Traditionally, the first Fall Speed Order after an Olympics serves up a host of fresh faces and marks the start of a full four year run-up to the next Games, but in this Fall of 2021, the Fall Speed Order was an altogether different kind of beast.
There were newcomers and folks who just missed out on Tokyo, to be sure, and there was the notable lack of a few of the big names from the last cycle, or two, that you see at the start of any new Quadrennial-like Gevvie Stone and John Graves.
Yet, also in this mix were a few folks who have already used the extra year before Tokyo to make a mark, most notably ARION's Kristi Wagner, who is already a returning Olympian thanks to an ascendant 2021 which earned her a spot in the Olympic double, and a raft of athletes in the Men's Single who were 2021 Trials winners in the non-qualified events, like the Men's Quad and Double, and have already raced abroad for the USA.
Delleman and Wagner
Added to this was a novel format that mixed an old-school stake race with a full-on 2000 meter race in doubles--with a start!--based on the finish order from the morning, making for a Speed Order which served up a new take on the traditional end-of-fall, start-of-cycle speed check for the elite rowers. In fact, with the Friday 6k erg starting things off and setting the 1x starting order, being flexible and able to race multiple distances was key, especially for the scullers.
As Green Racing Project's Jacob Plihal pointed out: "a large part of this regatta was all about being agile and adaptable to three different types of rowing: the erg, the 1x, and then the 2x."
For all of that, top 4 finishers morning to afternoon was remarkably consistent, wholly so on the women's side, with Green Racing Project's Emily Delleman winning both legs in the morning, then teaming up with Wagner to win the 2x, while her GRP teammate Grace Joyce took 2nd and 4th in the 1x and then partnered with HOCR Champ Maggie Fellows-3rd overall in the time trialling--to take 2nd in the double "final" at the end of the day.
The men's ladder had a bit more movement: while overall winner Sorin Koszyk from the Penn AC and Kevin Cardno from Texas Rowing Center were in the top 4 throughout, both Finn Putnam (Penn AC) and Will Legenzowski (GRP) used a strong 1st 1900m to finish 2nd and 4th overall, despite taking 7th and 6th on the way home into what turned out to be the headwind leg. With Koszyk sitting out the doubles' round, it was GRP's Jacob Plihal, in 5th overall, who earned a spot in the top 2 doubles; he overcame running 9th on the first leg by taking 4th on the second 1900 meters to move up.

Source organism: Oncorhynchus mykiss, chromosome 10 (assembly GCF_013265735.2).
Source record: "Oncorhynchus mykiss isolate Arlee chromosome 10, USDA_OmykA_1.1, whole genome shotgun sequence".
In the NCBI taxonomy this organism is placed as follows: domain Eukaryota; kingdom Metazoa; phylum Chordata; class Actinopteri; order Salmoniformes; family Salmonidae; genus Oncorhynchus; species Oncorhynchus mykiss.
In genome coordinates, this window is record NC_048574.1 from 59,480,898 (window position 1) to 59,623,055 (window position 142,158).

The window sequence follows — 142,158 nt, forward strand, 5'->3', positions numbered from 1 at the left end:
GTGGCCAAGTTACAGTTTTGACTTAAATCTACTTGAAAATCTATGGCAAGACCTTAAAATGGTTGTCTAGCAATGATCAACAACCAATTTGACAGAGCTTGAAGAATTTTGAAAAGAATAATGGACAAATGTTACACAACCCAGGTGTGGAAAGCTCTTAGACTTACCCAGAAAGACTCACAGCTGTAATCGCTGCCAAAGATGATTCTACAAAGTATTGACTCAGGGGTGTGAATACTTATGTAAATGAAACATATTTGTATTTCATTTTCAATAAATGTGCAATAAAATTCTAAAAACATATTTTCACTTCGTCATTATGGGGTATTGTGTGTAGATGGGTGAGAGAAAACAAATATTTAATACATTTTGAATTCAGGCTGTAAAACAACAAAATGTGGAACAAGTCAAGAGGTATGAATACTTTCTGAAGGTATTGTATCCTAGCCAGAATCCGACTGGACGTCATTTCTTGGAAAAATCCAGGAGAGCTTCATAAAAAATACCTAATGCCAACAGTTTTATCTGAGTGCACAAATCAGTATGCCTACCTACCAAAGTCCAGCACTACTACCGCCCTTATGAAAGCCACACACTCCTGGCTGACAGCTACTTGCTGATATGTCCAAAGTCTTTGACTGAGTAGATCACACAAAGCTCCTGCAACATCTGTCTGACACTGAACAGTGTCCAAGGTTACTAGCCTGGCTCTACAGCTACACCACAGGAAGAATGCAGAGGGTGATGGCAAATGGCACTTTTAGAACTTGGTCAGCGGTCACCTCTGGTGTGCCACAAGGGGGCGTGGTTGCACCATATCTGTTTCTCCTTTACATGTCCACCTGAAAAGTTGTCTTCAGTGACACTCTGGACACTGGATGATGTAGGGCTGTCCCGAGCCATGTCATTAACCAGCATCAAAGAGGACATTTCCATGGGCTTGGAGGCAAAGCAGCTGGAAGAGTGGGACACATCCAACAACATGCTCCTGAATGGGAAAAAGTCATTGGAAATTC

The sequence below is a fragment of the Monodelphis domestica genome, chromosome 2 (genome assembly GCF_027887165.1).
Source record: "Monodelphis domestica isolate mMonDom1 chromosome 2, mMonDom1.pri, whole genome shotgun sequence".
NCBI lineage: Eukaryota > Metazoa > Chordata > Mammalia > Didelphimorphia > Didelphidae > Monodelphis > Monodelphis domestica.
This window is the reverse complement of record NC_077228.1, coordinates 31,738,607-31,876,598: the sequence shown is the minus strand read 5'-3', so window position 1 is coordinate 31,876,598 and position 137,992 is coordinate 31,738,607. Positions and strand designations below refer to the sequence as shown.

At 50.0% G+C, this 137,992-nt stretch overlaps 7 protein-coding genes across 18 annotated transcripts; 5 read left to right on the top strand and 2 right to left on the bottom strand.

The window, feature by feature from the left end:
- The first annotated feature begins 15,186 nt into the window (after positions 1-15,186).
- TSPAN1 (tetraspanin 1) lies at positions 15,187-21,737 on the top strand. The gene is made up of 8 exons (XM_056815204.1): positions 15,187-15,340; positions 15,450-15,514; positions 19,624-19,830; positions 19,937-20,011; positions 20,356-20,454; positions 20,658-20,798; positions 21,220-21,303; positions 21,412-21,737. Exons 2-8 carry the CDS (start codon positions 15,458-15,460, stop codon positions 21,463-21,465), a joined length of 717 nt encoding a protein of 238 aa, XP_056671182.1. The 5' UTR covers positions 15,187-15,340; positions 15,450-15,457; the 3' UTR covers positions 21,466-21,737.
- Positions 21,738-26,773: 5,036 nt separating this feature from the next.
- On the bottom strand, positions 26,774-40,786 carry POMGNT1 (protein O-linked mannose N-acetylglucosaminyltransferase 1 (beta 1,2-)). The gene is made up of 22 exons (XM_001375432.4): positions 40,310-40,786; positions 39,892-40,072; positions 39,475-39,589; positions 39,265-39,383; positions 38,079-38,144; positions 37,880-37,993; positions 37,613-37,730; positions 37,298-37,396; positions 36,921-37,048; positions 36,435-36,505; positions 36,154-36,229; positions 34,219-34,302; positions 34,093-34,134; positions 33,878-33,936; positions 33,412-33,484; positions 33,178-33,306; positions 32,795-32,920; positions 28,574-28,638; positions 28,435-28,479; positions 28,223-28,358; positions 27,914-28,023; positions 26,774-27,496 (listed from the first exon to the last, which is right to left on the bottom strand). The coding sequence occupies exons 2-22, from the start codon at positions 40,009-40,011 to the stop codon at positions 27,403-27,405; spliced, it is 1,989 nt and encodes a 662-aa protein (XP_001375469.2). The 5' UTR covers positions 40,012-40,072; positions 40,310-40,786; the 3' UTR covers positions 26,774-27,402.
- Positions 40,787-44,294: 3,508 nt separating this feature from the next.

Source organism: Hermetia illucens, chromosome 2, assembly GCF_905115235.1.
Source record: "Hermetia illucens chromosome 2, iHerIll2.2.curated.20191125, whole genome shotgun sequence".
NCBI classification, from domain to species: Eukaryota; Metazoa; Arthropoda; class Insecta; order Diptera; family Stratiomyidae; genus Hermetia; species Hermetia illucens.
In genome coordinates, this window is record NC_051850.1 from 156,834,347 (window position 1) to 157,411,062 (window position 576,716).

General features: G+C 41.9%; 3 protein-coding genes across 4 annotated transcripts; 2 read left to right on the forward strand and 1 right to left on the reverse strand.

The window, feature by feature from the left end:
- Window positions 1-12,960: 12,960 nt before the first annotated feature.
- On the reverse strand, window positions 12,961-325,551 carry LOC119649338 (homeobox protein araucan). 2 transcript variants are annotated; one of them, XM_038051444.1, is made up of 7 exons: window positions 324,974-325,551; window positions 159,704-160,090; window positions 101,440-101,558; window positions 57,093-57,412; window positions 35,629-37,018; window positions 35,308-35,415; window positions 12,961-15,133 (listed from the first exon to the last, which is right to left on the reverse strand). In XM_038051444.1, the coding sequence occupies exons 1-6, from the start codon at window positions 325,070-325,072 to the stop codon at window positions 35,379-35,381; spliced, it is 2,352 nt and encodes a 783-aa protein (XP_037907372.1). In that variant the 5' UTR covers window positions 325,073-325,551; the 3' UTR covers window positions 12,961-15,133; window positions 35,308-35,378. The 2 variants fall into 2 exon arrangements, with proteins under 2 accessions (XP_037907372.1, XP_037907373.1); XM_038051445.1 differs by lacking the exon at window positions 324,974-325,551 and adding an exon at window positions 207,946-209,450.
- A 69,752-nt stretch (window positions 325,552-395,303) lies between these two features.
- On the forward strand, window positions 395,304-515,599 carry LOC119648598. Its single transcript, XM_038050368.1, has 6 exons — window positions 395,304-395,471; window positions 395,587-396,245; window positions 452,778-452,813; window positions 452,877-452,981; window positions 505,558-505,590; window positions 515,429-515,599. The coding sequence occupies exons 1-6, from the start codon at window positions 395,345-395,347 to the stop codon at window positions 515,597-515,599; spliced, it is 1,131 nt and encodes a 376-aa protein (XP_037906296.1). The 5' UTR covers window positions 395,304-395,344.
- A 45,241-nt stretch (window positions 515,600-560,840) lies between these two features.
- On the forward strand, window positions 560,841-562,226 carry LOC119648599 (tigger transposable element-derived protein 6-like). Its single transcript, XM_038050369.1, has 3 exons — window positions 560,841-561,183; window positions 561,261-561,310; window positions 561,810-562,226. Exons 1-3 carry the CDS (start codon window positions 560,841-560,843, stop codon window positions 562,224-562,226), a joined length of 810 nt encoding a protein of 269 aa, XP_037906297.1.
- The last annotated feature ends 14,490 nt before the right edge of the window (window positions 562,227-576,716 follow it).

In addition to the scullers, there was the option to race pairs and six of the women went that route, including Central Oklahoma grad Brooke Wolford, who took 3rd on the 6k erg and then hopped into the pair with Vesper teammate Charlotte Forman.
The pair was also the focus for Oakland Training Center veterans, and Olympians, Nick Mead and Alex Karwoski. Their pair turned out to be the only Men's entry, so they did their work on the race course Saturday uncontested, while the Women's Pair from the Princeton Training Center--Kelsey Reelick and Allyson Baker--had a mostly drama-free run, taking the time trial by healthy margins on each leg before walking away with the afternoon 2k over Wolford and Forman to sweep the day. They were the only official Training Center entry out on the lake this time around.
Also racing uncontested but sticking to the training that took her to the 2021 Paralympic Trials was CRI's Jennifer Fitz-Roy, who rowed the PR2 1x here this weekend.
After the dust settled on these four hard pulls in 24 hours or so, row2k caught up with some of the top scullers on the day to get their take on the "3 year Quadrennial," the race format, and doubling into those doubles.
New Quadrennial, Mid-Quadrennial, ???
With Paris 2024 less than 1000 days away and, as M2x winner Finn Putnam pointed out, just one Worlds to go before Olympic bids are on the line at the 2023 Championships, one of our first questions was: "Does this feel like the start of a quadrennial, or mid-quadrennial?"
"It feels like both the start of a new quadrennial and like we are closer than I realize to the next Olympics. Coming back from Tokyo, I've tried to mentally reset as much as possible, while keeping my body happy and in shape. In Saratoga, I have a lot of enthusiastic, young teammates, which has been extremely helpful in making practice fun and something I want to be a part of.'
"I'm not super experienced about the old quadrennial system, but [it feels] pretty early to me, just based on how many guys there [from] so many different backgrounds. The fact that there was 45 scullers felt very much like, alright: John Graves is retired, who is going to have a shot at filling those shoes. It felt like a good place, for me personally, to start, and I'm assuming other guys felt the same."
Legenzowski and Plihal
"This is a pretty strange time for a lot of people and I think many are questioning how to move forward. To me it feels like the start of a new quadrennial and there are a lot of changes that are happening as well as new talent looking to maximize opportunities. I have been focused on training this fall and looking to enjoy rowing/racing which is why I am training in the first place."
"For me personally it does feel like the start of a quadrennial. I was a 2020 graduate and Olympic Trials was my first exposure to racing at the senior level. I think getting that initial experience under my belt this past spring helped to frame what it would take to accomplish my goals through this next quadrennial.